Source: Gartner, Cover Considerations—How to Optimize Retail and Consumer Product Inventory Targets, 2017
Gartner’s insights are quite good and it’s not often that I disagree, but on the topic of setting inventory targets I have to differ with the conclusions of a recent report, “Cover Considerations — How to Optimize Retail and Consumer Product Inventory Targets.”
There is a story about Abraham Lincoln arguing a case as a young lawyer. In his summation, he tells a story about a farm boy who runs to his father and says, "Pa, pa, the hired hand and sis are in the hay loft! She's a liftin' up her dress up and he's a pullin' down his pants and they are going to pee all over the hay." The farmer puts his hand on the agitated boy's shoulder and replies, "Son, you've got the facts right, but you're drawing the wrong conclusion."
In their report, Gartner has correctly identified the complexities of setting optimized inventory targets, but I would argue that they haven’t proposed the best way to solve it. That is, they have their facts right, but I’d say they have suggested the wrong conclusion.
Gartner’s report says that setting optimized inventory targets requires precisely incorporating interlocking variables like demand variability, service level targets, lead times, working capital and replenishment cycles. Then they outline six criteria for optimizing product flow through the supply chain to maximize order fulfillment and minimize inventory.
On the demand side, Gartner says inventory targets must consider demand forecast accuracy and demand volatility. They say that inaccurate forecasts require companies to hold excess stock to guard against shortages. They say that demand volatility (caused by natural fluctuations over time, sudden market shifts and extreme seasonality) necessitates extra inventory to account for these demand instabilities.
On the supply side, Gartner says those targets must consider both order supply and supply order reliability (orders arriving on time and in full), including:
- Lead time from order to receipt - Linking inventory held in DCs or stores to lead times
- Frequency of placing orders - Connecting order frequency to inventory needs
- Order Receipt Lead Times – affect the amount of inventory that must be held in the meantime
- Order Receipt Completeness – governs inventory needed to mitigate risk of short shipments
So far so good, although I would suggest that the list is somewhat incomplete. There are other considerations that impact inventory targets. Two important ones are demand order size and order frequency. For instance, demand streams of a fewer large incoming orders require more inventory than similarly sized demand streams of many smaller orders. The flow of small orders creates a natural probability-based consistency that the fewer larger orders do not provide. (Solo Cup talked about this phenomena in a previous blog). Measuring and accounting for these variables can greatly improve inventory targets.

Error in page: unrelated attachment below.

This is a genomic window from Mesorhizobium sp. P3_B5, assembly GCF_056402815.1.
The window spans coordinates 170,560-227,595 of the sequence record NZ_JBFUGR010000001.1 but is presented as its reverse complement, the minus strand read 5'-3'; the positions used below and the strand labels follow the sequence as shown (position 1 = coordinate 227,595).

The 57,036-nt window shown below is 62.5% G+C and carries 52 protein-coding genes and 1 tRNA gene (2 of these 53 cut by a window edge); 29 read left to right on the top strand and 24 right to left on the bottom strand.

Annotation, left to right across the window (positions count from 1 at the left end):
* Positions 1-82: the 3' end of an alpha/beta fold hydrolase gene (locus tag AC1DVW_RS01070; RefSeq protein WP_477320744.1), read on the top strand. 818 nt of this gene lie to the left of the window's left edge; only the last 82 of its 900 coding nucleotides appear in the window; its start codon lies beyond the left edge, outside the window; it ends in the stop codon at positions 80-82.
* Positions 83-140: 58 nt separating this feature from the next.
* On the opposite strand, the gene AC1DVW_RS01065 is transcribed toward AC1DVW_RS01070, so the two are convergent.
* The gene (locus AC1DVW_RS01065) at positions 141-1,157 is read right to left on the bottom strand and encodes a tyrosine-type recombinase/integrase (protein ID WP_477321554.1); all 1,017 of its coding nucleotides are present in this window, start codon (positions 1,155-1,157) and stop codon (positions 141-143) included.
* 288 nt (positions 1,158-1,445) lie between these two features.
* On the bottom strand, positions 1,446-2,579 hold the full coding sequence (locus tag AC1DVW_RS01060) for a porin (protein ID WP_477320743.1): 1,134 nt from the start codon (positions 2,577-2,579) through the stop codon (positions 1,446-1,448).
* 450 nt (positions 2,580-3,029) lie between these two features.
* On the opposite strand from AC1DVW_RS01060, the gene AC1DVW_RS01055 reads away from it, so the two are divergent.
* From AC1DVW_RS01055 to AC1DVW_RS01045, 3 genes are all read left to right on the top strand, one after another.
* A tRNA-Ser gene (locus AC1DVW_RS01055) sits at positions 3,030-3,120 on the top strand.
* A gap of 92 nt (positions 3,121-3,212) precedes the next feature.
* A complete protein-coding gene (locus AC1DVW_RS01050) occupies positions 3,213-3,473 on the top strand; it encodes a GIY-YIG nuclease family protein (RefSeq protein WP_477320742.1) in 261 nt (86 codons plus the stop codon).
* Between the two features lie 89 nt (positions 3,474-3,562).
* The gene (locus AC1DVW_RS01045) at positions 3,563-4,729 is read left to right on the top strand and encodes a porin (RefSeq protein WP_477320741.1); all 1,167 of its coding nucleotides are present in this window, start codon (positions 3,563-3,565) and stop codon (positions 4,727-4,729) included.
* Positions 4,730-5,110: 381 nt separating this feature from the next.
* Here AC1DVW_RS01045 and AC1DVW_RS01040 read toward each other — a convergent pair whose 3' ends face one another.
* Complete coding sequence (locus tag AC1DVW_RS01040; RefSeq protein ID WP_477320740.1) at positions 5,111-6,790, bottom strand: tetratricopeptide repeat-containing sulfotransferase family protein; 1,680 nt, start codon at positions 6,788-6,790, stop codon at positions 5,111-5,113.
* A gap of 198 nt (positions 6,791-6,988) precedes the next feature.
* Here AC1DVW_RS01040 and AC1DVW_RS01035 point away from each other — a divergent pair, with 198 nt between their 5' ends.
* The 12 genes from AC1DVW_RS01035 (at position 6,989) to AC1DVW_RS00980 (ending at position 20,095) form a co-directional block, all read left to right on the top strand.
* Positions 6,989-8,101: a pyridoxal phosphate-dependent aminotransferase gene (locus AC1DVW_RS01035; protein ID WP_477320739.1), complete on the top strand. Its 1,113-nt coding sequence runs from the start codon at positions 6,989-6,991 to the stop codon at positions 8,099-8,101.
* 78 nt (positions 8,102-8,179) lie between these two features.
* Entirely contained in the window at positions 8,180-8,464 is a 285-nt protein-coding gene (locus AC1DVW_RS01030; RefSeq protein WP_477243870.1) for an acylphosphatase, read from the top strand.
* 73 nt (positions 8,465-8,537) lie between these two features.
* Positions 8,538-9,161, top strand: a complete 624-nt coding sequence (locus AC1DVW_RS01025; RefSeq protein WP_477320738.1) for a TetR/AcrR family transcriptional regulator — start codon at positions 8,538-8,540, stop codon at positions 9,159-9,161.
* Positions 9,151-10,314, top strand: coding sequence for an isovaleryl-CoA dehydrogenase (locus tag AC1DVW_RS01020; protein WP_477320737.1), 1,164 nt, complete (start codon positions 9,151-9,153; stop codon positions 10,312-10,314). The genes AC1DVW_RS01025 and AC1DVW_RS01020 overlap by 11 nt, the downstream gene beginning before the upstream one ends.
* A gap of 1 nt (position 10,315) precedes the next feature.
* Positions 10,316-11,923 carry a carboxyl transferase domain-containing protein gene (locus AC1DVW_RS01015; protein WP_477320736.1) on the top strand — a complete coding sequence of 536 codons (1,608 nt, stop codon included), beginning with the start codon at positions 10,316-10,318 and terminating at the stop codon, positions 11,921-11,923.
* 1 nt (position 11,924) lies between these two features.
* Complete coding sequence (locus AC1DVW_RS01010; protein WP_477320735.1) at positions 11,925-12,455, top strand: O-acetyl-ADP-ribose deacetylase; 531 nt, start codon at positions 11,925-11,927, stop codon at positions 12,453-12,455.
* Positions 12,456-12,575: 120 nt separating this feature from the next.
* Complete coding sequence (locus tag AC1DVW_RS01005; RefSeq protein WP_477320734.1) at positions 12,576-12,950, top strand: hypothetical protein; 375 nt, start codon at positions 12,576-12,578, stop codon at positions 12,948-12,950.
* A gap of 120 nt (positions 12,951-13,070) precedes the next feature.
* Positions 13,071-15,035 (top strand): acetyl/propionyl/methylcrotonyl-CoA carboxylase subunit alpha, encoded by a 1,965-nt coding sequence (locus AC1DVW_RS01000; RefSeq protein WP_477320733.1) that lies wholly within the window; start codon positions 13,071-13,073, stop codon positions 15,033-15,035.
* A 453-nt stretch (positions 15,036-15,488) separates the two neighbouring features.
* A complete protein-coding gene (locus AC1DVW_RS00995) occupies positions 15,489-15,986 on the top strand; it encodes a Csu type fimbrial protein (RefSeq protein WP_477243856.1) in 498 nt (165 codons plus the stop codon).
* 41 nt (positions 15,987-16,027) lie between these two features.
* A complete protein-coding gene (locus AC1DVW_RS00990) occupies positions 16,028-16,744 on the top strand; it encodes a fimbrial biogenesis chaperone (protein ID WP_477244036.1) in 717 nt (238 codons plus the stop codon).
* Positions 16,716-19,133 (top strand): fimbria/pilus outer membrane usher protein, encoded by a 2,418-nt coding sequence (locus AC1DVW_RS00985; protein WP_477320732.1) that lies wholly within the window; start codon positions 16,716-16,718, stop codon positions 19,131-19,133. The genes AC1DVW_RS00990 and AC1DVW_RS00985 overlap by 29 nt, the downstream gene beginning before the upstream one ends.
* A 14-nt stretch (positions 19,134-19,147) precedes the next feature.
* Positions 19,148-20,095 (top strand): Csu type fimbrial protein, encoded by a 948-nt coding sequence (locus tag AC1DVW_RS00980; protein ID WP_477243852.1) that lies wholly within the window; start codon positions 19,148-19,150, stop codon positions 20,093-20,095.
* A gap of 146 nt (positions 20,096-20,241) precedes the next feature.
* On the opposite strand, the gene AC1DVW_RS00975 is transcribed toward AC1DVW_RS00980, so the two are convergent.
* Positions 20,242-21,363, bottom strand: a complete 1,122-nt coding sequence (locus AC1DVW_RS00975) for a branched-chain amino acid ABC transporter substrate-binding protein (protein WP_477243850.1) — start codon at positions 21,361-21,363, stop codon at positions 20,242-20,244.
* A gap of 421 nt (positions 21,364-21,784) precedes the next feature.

But where we really part ways is in the conclusion of how to deal with this complexity. The report suggests a manually-intensive process for trying to account for these considerations. They recommend creating grids with x/y axes to assess individual products against each set of criteria in order to estimate the inventory needed to cover orders.
For most companies this would entail building grids for hundreds or thousands of products, especially if viewed at the granular SKU-Location level analysis needed for good inventory optimization practices (see our previous blog: What's wrong with ABC inventory classification?).To do an analysis of that magnitude using manually-intensive techniques could be a stultifying exercise.
But even more important, a grid building exercise is really just a shortcut that substitutes for a precise demand, inventory and supply model. An approach that lacks this precision will almost always fall far short of optimized targets, particularly in more challenging scenarios like intermittent demand, stringent service levels or multi-echelon networks.
This job really calls for an automated system that can precisely capture these elements in a single, coherent model. Inventory targets are best set with planning tools that employ adaptive probability-based algorithms built to deal with supply and demand volatility and dozen of other considerations.
Interestingly, other recent Gartner reports have been promoting a more automated approach to supply chain planning. They say planners should focus on adding value, using their supply-chain domain expertise and knowledge of upside opportunities and risks, rather than focusing in time-consuming manual workarounds. For instance, Gartner’s Noha Tohamy says "decisions must be made faster and more dynamically, taking into account more factors than can be feasibly manually analyzed." And Gartner analyst Andrew Downard says leading companies are "looking aggressively at places where they can use algorithmic planning and get people out of the process."
I agree with Gartner’s analysis – setting inventory targets is a complex problem. But it’s a problem best solved by computer modeling and a highly automated approach to supply chain planning.
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